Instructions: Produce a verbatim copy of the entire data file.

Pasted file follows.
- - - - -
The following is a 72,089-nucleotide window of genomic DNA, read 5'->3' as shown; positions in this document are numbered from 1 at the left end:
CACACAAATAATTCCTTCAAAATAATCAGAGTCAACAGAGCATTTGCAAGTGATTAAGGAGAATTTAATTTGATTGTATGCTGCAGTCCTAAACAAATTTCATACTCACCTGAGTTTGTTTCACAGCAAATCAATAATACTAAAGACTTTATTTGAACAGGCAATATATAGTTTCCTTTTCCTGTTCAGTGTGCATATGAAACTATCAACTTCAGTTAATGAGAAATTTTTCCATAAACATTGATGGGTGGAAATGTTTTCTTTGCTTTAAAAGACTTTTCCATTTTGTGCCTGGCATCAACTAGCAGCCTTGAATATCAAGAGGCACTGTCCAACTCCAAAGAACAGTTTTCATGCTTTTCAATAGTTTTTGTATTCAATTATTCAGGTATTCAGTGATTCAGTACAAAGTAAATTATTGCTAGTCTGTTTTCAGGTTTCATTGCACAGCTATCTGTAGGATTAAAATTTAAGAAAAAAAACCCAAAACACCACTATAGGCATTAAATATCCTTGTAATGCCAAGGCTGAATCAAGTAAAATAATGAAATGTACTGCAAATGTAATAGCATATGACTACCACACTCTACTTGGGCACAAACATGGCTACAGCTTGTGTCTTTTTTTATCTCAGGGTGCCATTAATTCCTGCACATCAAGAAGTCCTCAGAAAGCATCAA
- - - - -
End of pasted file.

The following is a 72,089-nucleotide window of genomic DNA, read 5'->3' as shown; positions in this document are numbered from 1 at the left end:
CACACAAATAATTCCTTCAAAATAATCAGAGTCAACAGAGCATTTGCAAGTGATTAAGGAGAATTTAATTTGATTGTATGCTGCAGTCCTAAACAAATTTCATACTCACCTGAGTTTGTTTCACAGCAAATCAATAATACTAAAGACTTTATTTGAACAGGCAATATATAGTTTCCTTTTCCTGTTCAGTGTGCATATGAAACTATCAACTTCAGTTAATGAGAAATTTTTCCATAAACATTGATGGGTGGAAATGTTTTCTTTGCTTTAAAAGACTTTTCCATTTTGTGCCTGGCATCAACTAGCAGCCTTGAATATCAAGAGGCACTGTCCAACTCCAAAGAACAGTTTTCATGCTTTTCAATAGTTTTTGTATTCAATTATTCAGGTATTCAGTGATTCAGTACAAAGTAAATTATTGCTAGTCTGTTTTCAGGTTTCATTGCACAGCTATCTGTAGGATTAAAATTTAAGAAAAAAAACCCAAAACACCACTATAGGCATTAAATATCCTTGTAATGCCAAGGCTGAATCAAGTAAAATAATGAAATGTACTGCAAATGTAATAGCATATGACTACCACACTCTACTTGGGCACAAACATGGCTACAGCTTGTGTCTTTTTTTATCTCAGGGTGCCATTAATTCCTGCACATCAAGAAGTCCTCAGAAAGCATCAA